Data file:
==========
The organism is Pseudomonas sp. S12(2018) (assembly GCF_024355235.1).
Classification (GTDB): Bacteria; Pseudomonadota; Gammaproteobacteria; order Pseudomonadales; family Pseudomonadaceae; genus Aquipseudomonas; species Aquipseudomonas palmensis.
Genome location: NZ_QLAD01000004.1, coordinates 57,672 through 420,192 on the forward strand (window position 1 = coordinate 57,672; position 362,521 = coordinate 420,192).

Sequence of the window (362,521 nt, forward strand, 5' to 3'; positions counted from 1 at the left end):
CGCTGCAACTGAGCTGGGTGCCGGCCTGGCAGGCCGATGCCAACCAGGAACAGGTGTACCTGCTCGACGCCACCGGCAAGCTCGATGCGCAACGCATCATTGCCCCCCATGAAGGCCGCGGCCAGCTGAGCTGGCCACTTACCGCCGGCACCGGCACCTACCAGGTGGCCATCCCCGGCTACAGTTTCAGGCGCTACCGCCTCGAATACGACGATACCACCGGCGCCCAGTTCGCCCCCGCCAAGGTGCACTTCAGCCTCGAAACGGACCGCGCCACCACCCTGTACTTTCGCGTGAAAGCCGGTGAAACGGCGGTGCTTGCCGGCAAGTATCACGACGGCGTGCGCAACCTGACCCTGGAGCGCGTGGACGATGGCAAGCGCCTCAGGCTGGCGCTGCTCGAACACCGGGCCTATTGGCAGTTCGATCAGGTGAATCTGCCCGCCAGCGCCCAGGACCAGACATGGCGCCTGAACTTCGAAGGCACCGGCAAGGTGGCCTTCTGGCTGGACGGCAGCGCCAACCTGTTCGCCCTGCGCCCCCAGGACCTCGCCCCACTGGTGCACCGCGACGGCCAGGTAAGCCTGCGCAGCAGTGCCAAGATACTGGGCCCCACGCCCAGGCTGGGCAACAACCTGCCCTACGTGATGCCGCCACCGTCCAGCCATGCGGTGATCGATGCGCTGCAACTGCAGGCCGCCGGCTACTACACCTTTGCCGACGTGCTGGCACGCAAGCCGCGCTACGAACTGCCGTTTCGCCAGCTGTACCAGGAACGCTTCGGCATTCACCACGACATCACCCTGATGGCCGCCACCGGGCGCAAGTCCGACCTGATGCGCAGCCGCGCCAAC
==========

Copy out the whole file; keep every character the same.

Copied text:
The organism is Pseudomonas sp. S12(2018) (assembly GCF_024355235.1).
Classification (GTDB): Bacteria; Pseudomonadota; Gammaproteobacteria; order Pseudomonadales; family Pseudomonadaceae; genus Aquipseudomonas; species Aquipseudomonas palmensis.
Genome location: NZ_QLAD01000004.1, coordinates 57,672 through 420,192 on the forward strand (window position 1 = coordinate 57,672; position 362,521 = coordinate 420,192).

Sequence of the window (362,521 nt, forward strand, 5' to 3'; positions counted from 1 at the left end):
CGCTGCAACTGAGCTGGGTGCCGGCCTGGCAGGCCGATGCCAACCAGGAACAGGTGTACCTGCTCGACGCCACCGGCAAGCTCGATGCGCAACGCATCATTGCCCCCCATGAAGGCCGCGGCCAGCTGAGCTGGCCACTTACCGCCGGCACCGGCACCTACCAGGTGGCCATCCCCGGCTACAGTTTCAGGCGCTACCGCCTCGAATACGACGATACCACCGGCGCCCAGTTCGCCCCCGCCAAGGTGCACTTCAGCCTCGAAACGGACCGCGCCACCACCCTGTACTTTCGCGTGAAAGCCGGTGAAACGGCGGTGCTTGCCGGCAAGTATCACGACGGCGTGCGCAACCTGACCCTGGAGCGCGTGGACGATGGCAAGCGCCTCAGGCTGGCGCTGCTCGAACACCGGGCCTATTGGCAGTTCGATCAGGTGAATCTGCCCGCCAGCGCCCAGGACCAGACATGGCGCCTGAACTTCGAAGGCACCGGCAAGGTGGCCTTCTGGCTGGACGGCAGCGCCAACCTGTTCGCCCTGCGCCCCCAGGACCTCGCCCCACTGGTGCACCGCGACGGCCAGGTAAGCCTGCGCAGCAGTGCCAAGATACTGGGCCCCACGCCCAGGCTGGGCAACAACCTGCCCTACGTGATGCCGCCACCGTCCAGCCATGCGGTGATCGATGCGCTGCAACTGCAGGCCGCCGGCTACTACACCTTTGCCGACGTGCTGGCACGCAAGCCGCGCTACGAACTGCCGTTTCGCCAGCTGTACCAGGAACGCTTCGGCATTCACCACGACATCACCCTGATGGCCGCCACCGGGCGCAAGTCCGACCTGATGCGCAGCCGCGCCAAC